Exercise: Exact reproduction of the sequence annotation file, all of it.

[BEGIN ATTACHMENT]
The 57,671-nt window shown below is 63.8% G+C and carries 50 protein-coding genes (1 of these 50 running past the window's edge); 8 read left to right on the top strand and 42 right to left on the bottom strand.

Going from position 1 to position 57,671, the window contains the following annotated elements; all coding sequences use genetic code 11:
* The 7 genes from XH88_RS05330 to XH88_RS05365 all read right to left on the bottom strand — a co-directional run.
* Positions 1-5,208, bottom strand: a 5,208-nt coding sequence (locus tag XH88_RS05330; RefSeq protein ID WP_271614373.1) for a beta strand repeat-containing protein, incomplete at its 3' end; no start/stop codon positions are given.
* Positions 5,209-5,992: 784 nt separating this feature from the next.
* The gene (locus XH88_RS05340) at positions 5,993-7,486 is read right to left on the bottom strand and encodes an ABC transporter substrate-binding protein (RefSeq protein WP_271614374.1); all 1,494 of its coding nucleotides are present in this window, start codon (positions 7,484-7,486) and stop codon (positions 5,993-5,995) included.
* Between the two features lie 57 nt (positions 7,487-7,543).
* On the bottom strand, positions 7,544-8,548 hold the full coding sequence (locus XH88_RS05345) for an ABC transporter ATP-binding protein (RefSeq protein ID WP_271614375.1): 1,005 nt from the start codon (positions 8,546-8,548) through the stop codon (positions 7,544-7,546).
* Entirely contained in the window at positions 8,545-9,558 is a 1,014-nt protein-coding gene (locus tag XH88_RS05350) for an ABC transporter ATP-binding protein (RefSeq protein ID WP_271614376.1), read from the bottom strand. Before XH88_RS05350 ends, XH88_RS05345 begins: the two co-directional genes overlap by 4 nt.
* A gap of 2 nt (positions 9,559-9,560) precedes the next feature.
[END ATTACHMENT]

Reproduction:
The 57,671-nt window shown below is 63.8% G+C and carries 50 protein-coding genes (1 of these 50 running past the window's edge); 8 read left to right on the top strand and 42 right to left on the bottom strand.

Going from position 1 to position 57,671, the window contains the following annotated elements; all coding sequences use genetic code 11:
* The 7 genes from XH88_RS05330 to XH88_RS05365 all read right to left on the bottom strand — a co-directional run.
* Positions 1-5,208, bottom strand: a 5,208-nt coding sequence (locus tag XH88_RS05330; RefSeq protein ID WP_271614373.1) for a beta strand repeat-containing protein, incomplete at its 3' end; no start/stop codon positions are given.
* Positions 5,209-5,992: 784 nt separating this feature from the next.
* The gene (locus XH88_RS05340) at positions 5,993-7,486 is read right to left on the bottom strand and encodes an ABC transporter substrate-binding protein (RefSeq protein WP_271614374.1); all 1,494 of its coding nucleotides are present in this window, start codon (positions 7,484-7,486) and stop codon (positions 5,993-5,995) included.
* Between the two features lie 57 nt (positions 7,487-7,543).
* On the bottom strand, positions 7,544-8,548 hold the full coding sequence (locus XH88_RS05345) for an ABC transporter ATP-binding protein (RefSeq protein ID WP_271614375.1): 1,005 nt from the start codon (positions 8,546-8,548) through the stop codon (positions 7,544-7,546).
* Entirely contained in the window at positions 8,545-9,558 is a 1,014-nt protein-coding gene (locus tag XH88_RS05350) for an ABC transporter ATP-binding protein (RefSeq protein ID WP_271614376.1), read from the bottom strand. Before XH88_RS05350 ends, XH88_RS05345 begins: the two co-directional genes overlap by 4 nt.
* A gap of 2 nt (positions 9,559-9,560) precedes the next feature.